What Do You Think?


These crepes are worth a Go Go

20130924 172616 1The French may call them “crepts” while the Americans may call them “crapes”, but either way you pronounce it, the word “crêpe” should always conjure up images of ultra-thin, ultra-light pancakes the size of dinner plates enveloping a myriad of sweet or savory ingredients.  Crêpes A-Go-Go has brought the traditional Parisian street-fare straight from the romantic city itself and into the hands of Montgomery County locals, who don’t often consider the other uses for an electric griddle outside of breakfast. 

Crêpes A-Go-Go is not a large dining establishment—the restaurant seats no more than a few dozen guests in wicker chairs at wood-topped tables.  Dark stone tiles line the walls, displaying sconces and pictures of France.  The speakers softly emit music and voices of the romance language in attempts to bring a bit of Paris to the suburbs.  A single cashier mans the entire restaurant from behind the walk-up counter, and he is more than willing to answer my questions about specific ingredients.  The menu is divided into Sucrée (Sweet) and Salées (Savory) crêpes, offering over 75 different combinations of fruits, vegetables, meats and cheeses tucked in between the folds of a thin pancake.  We are tempted to choose sautéed chicken with peppers and onions or roasted eggplant with sun-dried tomatoes and feta, but settle instead for more traditional fillings of cheese, ham and mushrooms. 

The same cashier brings us our food ten minutes later.  My California Brunch Special features a delectable combination of smoked deli turkey, meaty sautéed mushrooms and creamy avocado chunks held together with ample amounts of melted pepper jack cheese.  The light brown crust along the outside of the hot-of-the-griddle crepe pleasantly foils the softer ingredients hidden inside.  Flavorless tomatoes only serve to water down the filling, while the egg that I requested to be cooked over-easy fails to spill its runny yellow-contents upon piercing the yolk with a fork.  The lone cook seems intent on serving up food his way, as the next egg I request to replace the overcooked one is served the exact same way.  The establishment recovers their lost brownie points when the cashier returns, unprompted, with a properly-prepared over-easy egg he had prepared himself after watching to second egg go uneaten.  For dessert, we decide to branch out from the Nutella-stuffed classic and experiment with a honey, banana and almond powder filling.  The ground almonds gave the soft banana just enough crunch to keep it interesting, and we quickly devoured the entire dish.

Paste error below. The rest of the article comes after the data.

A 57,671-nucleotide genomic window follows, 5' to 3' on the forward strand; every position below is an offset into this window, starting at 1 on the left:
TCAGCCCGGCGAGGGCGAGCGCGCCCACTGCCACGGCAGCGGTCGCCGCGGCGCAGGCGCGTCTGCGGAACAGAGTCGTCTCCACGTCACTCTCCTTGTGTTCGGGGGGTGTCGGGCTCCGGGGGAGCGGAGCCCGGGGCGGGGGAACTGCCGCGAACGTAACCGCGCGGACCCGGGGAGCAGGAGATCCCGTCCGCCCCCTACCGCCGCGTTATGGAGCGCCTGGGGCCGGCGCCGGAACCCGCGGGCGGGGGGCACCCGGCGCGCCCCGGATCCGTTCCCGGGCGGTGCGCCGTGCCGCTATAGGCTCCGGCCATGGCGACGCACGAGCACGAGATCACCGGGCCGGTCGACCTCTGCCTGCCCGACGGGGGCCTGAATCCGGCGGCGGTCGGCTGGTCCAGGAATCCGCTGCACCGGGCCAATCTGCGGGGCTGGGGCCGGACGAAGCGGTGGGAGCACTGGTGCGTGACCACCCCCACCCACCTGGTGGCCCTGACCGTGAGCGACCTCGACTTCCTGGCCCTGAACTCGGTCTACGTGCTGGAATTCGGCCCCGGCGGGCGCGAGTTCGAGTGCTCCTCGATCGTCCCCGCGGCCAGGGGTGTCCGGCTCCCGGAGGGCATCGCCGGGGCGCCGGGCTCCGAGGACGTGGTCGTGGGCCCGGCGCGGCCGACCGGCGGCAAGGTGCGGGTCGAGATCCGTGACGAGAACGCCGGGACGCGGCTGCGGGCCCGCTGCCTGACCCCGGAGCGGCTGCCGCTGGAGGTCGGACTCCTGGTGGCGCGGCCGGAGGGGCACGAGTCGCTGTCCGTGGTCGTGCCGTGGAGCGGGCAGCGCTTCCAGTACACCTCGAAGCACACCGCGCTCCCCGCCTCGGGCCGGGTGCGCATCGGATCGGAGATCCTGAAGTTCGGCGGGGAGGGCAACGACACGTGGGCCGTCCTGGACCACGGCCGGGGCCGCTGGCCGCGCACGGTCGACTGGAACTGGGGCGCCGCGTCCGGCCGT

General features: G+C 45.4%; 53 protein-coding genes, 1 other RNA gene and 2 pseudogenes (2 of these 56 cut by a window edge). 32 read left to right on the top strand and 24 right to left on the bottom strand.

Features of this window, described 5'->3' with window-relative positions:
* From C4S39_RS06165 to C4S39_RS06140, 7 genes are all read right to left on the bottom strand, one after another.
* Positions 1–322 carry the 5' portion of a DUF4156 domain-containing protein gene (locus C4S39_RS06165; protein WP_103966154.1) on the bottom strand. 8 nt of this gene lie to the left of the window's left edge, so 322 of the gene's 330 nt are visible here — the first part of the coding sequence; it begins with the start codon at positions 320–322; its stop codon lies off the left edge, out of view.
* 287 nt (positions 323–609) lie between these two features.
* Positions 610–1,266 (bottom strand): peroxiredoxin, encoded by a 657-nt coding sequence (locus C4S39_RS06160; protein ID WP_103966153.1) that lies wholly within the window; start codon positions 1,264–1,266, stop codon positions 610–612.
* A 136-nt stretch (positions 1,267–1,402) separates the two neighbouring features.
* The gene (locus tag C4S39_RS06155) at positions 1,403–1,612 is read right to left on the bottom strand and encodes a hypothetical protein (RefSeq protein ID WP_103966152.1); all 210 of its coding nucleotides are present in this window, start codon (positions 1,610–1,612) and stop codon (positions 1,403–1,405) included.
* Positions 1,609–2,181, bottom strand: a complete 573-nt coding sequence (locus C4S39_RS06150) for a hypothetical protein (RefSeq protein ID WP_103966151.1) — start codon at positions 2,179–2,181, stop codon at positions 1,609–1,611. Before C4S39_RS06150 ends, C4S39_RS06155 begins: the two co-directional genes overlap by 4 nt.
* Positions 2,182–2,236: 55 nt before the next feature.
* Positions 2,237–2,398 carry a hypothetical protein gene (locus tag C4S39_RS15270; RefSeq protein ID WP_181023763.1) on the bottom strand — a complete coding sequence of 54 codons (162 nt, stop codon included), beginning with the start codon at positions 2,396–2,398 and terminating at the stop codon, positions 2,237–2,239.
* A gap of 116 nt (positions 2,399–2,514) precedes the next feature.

Who better to critique a namesake French dish than a Frenchman himself?  My dining partner, a French native, says the crépes are “pretty good”, even if they do not necessarily remind him of home.  We both agree that the savory crépes could use better quality meat and cheese and the sweet crépe could use less sweet, but we are otherwise planning a return visit for the next time we don’t feel like pulling out the griddle and whipping up a few ourselves. 

Aside from a few shortcomings, Crêpes A-Go-Go will please both “crape-lovers” and “crept-lovers” alike.  The food is fast, portable and easily customizable, so it would not surprise me if the crêpe trend eventually gains momentum in the States.  Crêpes vary in price from $3.50 to $8.75 for savory and $3.50 to $9.85 for sweet.  Crêpes-A-Go-Go is located at 514 Main Street in Gaithersburg, MD (in the Kentlands).  They have a second area location at 701 7th street NW, Washington, DC.

By Courtney Shay



Final Verdict:  Must-Go  Go  So-So  No-Go

The ratings:

Must Go:  I will go out of my way to seek out this restaurant

Go:  I will eat here again

So-So:  I guess I can eat here, if I am starving and I’m standing in front of the restaurant

No-Go:  I don’t care how hungry I am, I will not eat here

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